The earlier a diagnosis can be reached, the better the outcome. If you are concerned about your dog’s heart, discuss it with your veterinarian who can run basic preliminary tests. They may recommend a visit to a veterinary cardiologist for a complete evaluation, including an ultrasound of the heart (echocardiogram).

How this condition is treated

Treatment is completely dependent on how advanced the disease is at the time of diagnosis. It can range from monitoring the patient periodically to intensive hospitalization at specialty veterinary practices.

Actions to take if your dog is affected
  • The cause of this disease is multifactorial and not completely understood. Genetics, nutrition, infections and environmental exposures can all play a role in the development of DCM. In fact, DCM has recently been featured extensively in the news due to suspected nutritional deficiencies in some grain free diets.
  • Annual echocardiograms by a board certified cardiologist and annual Holter monitoring are the best ways to diagnose DCM early.

Health Report

Dilated Cardiomyopathy, DCM2 (TTN)
Stormborn's Fierce Tempest inherited one copy of the variant we tested
Tempest is at increased risk for DCM2
How to interpret this result

Tempest has one copy of a variant in the TTN gene associated with increased risk for DCM in the American Doberman Pinscher. This variant, also referred to as DCM2, is inherited in a dominant manner, meaning having one or two copies of this variant is thought to confer the same amount of risk. However, the variant is thought to have incomplete penetrance: That is, not all dogs with this variant will ultimately show signs of DCM. Moreover, the impact of this variant in other breeds of dog besides the Doberman has yet to be fully understood. However, if your veterinarian thinks Tempest shows signs of having DCM based on their diagnostic testing, you now have the opportunity to discuss early treatment. Please consult with your veterinarian regarding a diagnostic and treatment plan for Tempest. We measure this result using a linkage test.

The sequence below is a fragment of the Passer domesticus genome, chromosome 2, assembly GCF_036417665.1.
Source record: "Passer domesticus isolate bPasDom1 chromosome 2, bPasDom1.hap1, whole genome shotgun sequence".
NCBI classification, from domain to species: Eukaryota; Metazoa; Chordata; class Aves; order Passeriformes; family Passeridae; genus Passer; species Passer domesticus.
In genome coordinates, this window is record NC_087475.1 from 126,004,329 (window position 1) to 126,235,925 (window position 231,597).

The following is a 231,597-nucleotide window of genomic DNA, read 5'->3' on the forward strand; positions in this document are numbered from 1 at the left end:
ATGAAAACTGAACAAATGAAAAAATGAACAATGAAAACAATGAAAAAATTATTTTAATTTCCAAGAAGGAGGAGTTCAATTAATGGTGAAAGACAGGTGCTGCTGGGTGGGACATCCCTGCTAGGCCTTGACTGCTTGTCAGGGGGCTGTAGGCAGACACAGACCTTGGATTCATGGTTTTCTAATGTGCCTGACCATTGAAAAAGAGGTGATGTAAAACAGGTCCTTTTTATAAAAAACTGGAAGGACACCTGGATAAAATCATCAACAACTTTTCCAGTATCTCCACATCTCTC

What is Dilated Cardiomyopathy, DCM2?

DCM is the most common acquired heart disease of adult dogs. The heart has two heavily muscled ventricles that pump blood away from the heart. This disease causes progressive weakening of the ventricles by reducing the muscle mass, which causes the ventricles to dilate. Dilated ventricles do not contract and circulate oxygenated blood well, which eventually leads to heart failure.

When signs & symptoms develop in affected dogs

This disease can rarely be seen in puppies and young adults. It is typically seen in middle aged to older dogs.

Signs & symptoms

In the early stages of DCM, you will likely not notice any changes in your dog. DCM typically presents at the end stages of the disease, when the heart is failing. Signs include weakness, cold toes and ears, blue-grey gums and tongue, and respiratory distress. If you see these signs, take your dog immediately to an emergency veterinarian!

How vets diagnose this condition

The earlier a diagnosis can be reached, the better the outcome. If you are concerned about your dog’s heart, discuss it with your veterinarian who can run basic preliminary tests. They may recommend a visit to a veterinary cardiologist for a complete evaluation, including an ultrasound of the heart (echocardiogram).

How this condition is treated

Treatment is completely dependent on how advanced the disease is at the time of diagnosis. It can range from monitoring the patient periodically to intensive hospitalization at specialty veterinary practices.

Actions to take if your dog is affected
  • The cause of this disease is multifactorial and not completely understood. Genetics, nutrition, infections and environmental exposures can all play a role in the development of DCM. In fact, DCM has recently been featured extensively in the news due to suspected nutritional deficiencies in some grain free diets.
  • Annual echocardiograms by a board certified cardiologist and annual Holter monitoring are the best ways to diagnose DCM early.

Breed-Relevant Conditions Tested

Tempest did not have the variants that we tested for, that are relevant to her breed:

Von Willebrand Disease Type I (VWF)

Additional Conditions Tested

Tempest did not have the variants that we tested for, in the following conditions that the potential effect on dogs with Tempest’s breed may not yet be known.

MDR1 Drug Sensitivity (MDR1)
P2Y12 Receptor Platelet Disorder (P2Y12)
Factor IX Deficiency, Hemophilia B (F9 Exon 7, Terrier Variant)
Factor IX Deficiency, Hemophilia B (F9 Exon 7, Rhodesian Ridgeback Variant)
Factor VII Deficiency (F7 Exon 5)
Factor VIII Deficiency, Hemophilia A (F8 Exon 10, Boxer Variant)
Factor VIII Deficiency, Hemophilia A (F8 Exon 11, Shepherd Variant 1)
Factor VIII Deficiency, Hemophilia A (F8 Exon 1, Shepherd Variant 2)
Thrombopathia (RASGRP1 Exon 5, Basset Hound Variant)